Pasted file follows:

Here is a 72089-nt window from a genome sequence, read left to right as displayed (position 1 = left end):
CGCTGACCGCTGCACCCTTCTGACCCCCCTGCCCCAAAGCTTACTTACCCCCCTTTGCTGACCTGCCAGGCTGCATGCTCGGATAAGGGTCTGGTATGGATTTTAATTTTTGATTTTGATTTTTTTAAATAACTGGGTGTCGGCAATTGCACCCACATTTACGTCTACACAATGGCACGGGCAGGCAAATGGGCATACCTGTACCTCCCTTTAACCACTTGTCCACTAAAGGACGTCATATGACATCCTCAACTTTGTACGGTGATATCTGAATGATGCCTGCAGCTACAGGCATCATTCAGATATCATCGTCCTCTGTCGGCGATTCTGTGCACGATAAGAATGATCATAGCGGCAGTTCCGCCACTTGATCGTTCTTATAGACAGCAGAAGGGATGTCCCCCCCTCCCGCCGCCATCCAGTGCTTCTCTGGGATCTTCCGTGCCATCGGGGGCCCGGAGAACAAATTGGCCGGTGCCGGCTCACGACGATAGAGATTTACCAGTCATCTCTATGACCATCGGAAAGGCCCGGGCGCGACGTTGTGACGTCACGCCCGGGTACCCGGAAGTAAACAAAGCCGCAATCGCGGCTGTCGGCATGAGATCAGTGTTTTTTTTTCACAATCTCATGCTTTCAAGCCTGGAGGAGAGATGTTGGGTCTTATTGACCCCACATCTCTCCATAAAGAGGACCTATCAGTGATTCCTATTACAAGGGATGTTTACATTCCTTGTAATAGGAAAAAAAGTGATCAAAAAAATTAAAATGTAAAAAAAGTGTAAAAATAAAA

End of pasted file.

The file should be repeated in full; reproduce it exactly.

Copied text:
Here is a 72089-nt window from a genome sequence, read left to right as displayed (position 1 = left end):
CGCTGACCGCTGCACCCTTCTGACCCCCCTGCCCCAAAGCTTACTTACCCCCCTTTGCTGACCTGCCAGGCTGCATGCTCGGATAAGGGTCTGGTATGGATTTTAATTTTTGATTTTGATTTTTTTAAATAACTGGGTGTCGGCAATTGCACCCACATTTACGTCTACACAATGGCACGGGCAGGCAAATGGGCATACCTGTACCTCCCTTTAACCACTTGTCCACTAAAGGACGTCATATGACATCCTCAACTTTGTACGGTGATATCTGAATGATGCCTGCAGCTACAGGCATCATTCAGATATCATCGTCCTCTGTCGGCGATTCTGTGCACGATAAGAATGATCATAGCGGCAGTTCCGCCACTTGATCGTTCTTATAGACAGCAGAAGGGATGTCCCCCCCTCCCGCCGCCATCCAGTGCTTCTCTGGGATCTTCCGTGCCATCGGGGGCCCGGAGAACAAATTGGCCGGTGCCGGCTCACGACGATAGAGATTTACCAGTCATCTCTATGACCATCGGAAAGGCCCGGGCGCGACGTTGTGACGTCACGCCCGGGTACCCGGAAGTAAACAAAGCCGCAATCGCGGCTGTCGGCATGAGATCAGTGTTTTTTTTTCACAATCTCATGCTTTCAAGCCTGGAGGAGAGATGTTGGGTCTTATTGACCCCACATCTCTCCATAAAGAGGACCTATCAGTGATTCCTATTACAAGGGATGTTTACATTCCTTGTAATAGGAAAAAAAGTGATCAAAAAAATTAAAATGTAAAAAAAGTGTAAAAATAAAA